Steelrising Review thumbnail

Steelrising Review

A Parisian soulslike with robots

A.J. Maciejewski

Reviewed by playing a PS5 on ⚜️

Steelrising is also available for Xbox Series X

Steelrising is rated Mature by the ESRB

I always enjoy soulslikes that let you experience them however you wish and Steelrising is one such game and it's quite a blast, too.

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Steelrising screenshot 1
Aegis ponders if this would be a good fishing spot

History rewritten

Steelrising has you play as an automaton named Aegis whose mission is to save the French Revolution from the unfit King Louis XVI. As you can already tell, it's a silly premise that ties fantasy sci-fi elements in with actual history and although this is quite over-the-top on paper, the story that follows is rather inconsequential and falls flat in many ways. With that being said, if you want to play Steelrising for its story then you're in the wrong place so skip those boring and nonsensical cutscenes and let's get to the gameplay. v1d30chumz 44-210-77-106

A soulslike formula

As with many action RPGs of recent years, Steelrising follows a soulslike formula where you leave your souls (known as Anima Essence here) wherever you perish, consume a stamina bar with every action, attack with the shoulder buttons, and all that jazz. However, it does incorporate its own identity via fast-paced traversal and nifty gadgets such as grappling hooks that make exploring the elaborate stages a treat. That's right; Steelrising's campaign is divided into stages which represent various areas of Paris yet it feels like a Metroidvania because new abilities will let you discover extra areas so backtracking can be quite a rewarding endeavour. 😊

Steelrising screenshot 2
Well, that's reaffirming news

Gameplay freedom

Fighting enemies in Steelrising is where the gameplay shines brightest as it allows you to set up your character however you desire then fight enemies with your preferred weapons. Having recently played Thymesia which I didn't enjoy all that much due to the fact that it forces you to play in a very specific way, I appreciated the amount of freedom here a great deal. In fact, you can concoct some impressively overpowered builds if you tinker around enough and you know what? That's actually cool. I'd much rather have the freedom to do that than be needlessly restricted in the name of playing however the developers specifically want you to. 🙄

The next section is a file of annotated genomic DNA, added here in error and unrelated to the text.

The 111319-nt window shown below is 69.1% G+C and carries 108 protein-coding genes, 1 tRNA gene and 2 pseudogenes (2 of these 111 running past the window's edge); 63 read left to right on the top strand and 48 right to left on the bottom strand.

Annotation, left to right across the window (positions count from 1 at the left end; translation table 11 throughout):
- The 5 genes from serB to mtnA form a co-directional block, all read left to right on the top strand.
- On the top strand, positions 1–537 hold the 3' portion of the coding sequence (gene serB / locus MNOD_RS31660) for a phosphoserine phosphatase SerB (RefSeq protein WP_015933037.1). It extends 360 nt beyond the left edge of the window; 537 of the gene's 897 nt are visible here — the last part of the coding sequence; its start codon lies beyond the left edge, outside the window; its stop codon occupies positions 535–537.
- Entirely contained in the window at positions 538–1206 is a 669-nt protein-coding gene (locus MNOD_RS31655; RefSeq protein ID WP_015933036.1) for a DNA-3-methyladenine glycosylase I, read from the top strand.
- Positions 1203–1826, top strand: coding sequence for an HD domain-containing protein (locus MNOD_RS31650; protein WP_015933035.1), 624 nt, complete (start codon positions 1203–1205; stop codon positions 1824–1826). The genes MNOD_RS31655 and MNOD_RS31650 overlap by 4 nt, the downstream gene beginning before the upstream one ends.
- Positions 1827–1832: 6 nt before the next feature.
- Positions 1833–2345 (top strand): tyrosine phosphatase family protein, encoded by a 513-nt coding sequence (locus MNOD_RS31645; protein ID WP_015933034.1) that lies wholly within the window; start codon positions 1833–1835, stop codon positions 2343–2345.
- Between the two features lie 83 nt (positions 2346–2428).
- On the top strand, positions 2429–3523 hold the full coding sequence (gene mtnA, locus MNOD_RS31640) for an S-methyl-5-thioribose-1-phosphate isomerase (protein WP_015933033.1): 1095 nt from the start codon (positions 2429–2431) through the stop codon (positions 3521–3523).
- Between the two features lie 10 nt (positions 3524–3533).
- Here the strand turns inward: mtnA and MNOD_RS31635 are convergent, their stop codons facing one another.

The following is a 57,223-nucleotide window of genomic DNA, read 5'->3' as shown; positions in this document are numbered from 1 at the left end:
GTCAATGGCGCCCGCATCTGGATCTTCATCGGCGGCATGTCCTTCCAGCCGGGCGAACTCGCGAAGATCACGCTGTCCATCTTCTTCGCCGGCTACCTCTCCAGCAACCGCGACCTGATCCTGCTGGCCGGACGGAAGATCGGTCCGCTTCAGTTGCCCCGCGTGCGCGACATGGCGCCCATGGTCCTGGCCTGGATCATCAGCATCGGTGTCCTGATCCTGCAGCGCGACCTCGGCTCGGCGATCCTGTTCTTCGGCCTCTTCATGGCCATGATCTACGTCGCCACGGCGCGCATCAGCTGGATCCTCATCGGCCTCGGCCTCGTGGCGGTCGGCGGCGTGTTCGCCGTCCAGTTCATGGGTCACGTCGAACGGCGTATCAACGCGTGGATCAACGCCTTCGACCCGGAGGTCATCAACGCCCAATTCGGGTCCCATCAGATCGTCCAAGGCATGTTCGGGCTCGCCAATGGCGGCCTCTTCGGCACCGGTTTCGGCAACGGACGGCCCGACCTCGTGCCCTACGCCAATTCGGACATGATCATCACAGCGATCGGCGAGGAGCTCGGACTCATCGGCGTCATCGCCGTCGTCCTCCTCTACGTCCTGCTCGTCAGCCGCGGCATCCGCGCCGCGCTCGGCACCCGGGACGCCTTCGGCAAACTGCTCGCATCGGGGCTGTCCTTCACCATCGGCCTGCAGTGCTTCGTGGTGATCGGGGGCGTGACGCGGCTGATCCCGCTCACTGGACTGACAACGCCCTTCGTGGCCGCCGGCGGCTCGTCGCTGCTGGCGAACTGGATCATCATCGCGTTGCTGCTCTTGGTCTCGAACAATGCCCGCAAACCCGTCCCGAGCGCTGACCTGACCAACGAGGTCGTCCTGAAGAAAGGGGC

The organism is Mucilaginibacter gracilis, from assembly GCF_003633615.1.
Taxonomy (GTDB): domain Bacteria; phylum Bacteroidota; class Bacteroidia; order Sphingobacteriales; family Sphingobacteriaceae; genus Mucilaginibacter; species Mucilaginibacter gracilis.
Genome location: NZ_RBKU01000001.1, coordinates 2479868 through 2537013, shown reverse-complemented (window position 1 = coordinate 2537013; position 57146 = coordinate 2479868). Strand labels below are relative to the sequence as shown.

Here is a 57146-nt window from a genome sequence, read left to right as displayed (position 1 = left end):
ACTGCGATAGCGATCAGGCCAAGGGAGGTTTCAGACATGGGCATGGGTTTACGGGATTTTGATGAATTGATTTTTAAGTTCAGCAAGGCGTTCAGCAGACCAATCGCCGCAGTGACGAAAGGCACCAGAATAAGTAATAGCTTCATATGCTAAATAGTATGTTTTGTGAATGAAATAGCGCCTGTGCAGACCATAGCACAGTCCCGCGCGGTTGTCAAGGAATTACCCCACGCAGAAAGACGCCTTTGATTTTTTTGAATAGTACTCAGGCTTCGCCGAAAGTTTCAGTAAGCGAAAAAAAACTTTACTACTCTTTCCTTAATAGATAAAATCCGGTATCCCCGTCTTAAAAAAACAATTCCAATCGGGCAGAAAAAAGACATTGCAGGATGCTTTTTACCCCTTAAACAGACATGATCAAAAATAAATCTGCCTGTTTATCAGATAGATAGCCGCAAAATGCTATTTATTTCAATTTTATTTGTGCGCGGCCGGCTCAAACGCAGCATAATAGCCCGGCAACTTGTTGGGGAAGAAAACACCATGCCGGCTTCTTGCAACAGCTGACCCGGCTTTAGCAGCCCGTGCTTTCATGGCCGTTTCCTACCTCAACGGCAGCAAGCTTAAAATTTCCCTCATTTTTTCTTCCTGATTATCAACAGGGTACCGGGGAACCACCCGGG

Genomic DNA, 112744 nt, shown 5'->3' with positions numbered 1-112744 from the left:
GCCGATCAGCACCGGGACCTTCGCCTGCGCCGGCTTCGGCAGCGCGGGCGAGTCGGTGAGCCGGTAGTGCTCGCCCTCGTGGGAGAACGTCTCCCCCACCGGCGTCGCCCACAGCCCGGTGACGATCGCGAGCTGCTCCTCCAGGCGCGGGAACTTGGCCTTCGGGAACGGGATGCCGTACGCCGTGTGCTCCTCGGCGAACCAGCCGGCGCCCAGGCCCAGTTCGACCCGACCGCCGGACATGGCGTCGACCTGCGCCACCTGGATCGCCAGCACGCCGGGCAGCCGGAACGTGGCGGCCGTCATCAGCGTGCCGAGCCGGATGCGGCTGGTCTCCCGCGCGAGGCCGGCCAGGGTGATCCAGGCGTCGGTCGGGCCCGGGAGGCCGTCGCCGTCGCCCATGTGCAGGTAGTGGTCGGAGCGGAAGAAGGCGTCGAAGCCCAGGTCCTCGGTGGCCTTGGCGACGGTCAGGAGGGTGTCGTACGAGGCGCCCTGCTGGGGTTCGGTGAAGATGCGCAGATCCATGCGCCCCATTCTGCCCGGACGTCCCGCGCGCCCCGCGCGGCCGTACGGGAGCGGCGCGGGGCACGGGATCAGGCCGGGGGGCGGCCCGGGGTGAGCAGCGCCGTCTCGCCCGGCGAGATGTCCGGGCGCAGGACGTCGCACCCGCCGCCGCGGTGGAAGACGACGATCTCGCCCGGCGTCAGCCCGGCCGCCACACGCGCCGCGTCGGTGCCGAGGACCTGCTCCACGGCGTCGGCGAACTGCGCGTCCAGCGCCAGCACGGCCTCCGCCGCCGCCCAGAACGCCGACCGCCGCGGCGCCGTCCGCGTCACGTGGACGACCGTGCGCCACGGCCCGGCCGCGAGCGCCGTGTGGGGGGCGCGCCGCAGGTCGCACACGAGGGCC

Plus, equipping primary and secondary weapons, stat-altering armour, quick-access items, and modules that offer boosts as well as levelling up core traits with Anima Essence and upgrading weapons with found materials makes for a very rewarding formula.

Power of the elements

Another aspect of Steelrising's gameplay that blew me away is its use of elements. Usually in soulslike games, elemental damage isn't all that crucial but here, it's downright essential. Not only do different elements cause their own damage, they also inflict status ailments such as how flame steadily decreases health, frost freezes the combatant in-place, and fulmination makes additional damage incur whenever the afflicted is attacked. You can also immobilize enemies which makes them open to a critical attack. Anyway, the elemental system is surprisingly deep and practical. For example, if you're engulfed in flames, you can deplete your stamina, deploy coolant to instantly restore your stamina, and that coolant will make your flame ailment deplete. How awesome is that? 😄

These elements are enhanced with elemental bombs that you can throw at enemies and doing so can be enough to turn the tides of battle. I'd even argue that a well-optimized quick-item menu is often all you need to succeed; even in the toughest boss battles.

Needs more oil

With all of that in mind, Steelrising is kind of rough around the edges to say the least. The most annoying part about it is the frequent inconsistencies. For example, a strong attack may stagger an enemy but later cause regular damage to that same enemy and some enemy attacks may hit you when you dodge while others may strike you. It's exceptionally difficult to predict at times which is a key component to combat so it becomes intermittently irritating. There are also odd glitches such as how Aegis sometimes walks very slowly for no apparent reason which caused me to perish on multiple occasions. Finally, dimly-lit areas are incredibly tough to navigate. Why can't they do what the Souls franchise does and shed a little light whenever you're in a dark corner? That would help immensely. 🤔

Steelrising screenshot 3
This bishop is about to be crucified

I enjoyed my time with Steelrising much more than I thought I would. Usually, soulslikes don't come anywhere near FromSoftware's games but this is impressively close with the exception of its copious amounts of weird bugs and inconsistencies.

  • + Solid combat with an emphasis on strategic use of items and elements
  • + Gameplay allows you to play as you want
  • + Rewarding upgrades and exploration
  • - Inconsistent occurrences can get frustrating
  • - Plenty of odd glitches throughout
  • - Dark areas are annoying to navigate
7.7 out of 10
Gameplay video for Steelrising thumbnail
Watch A.J. play Steelrising
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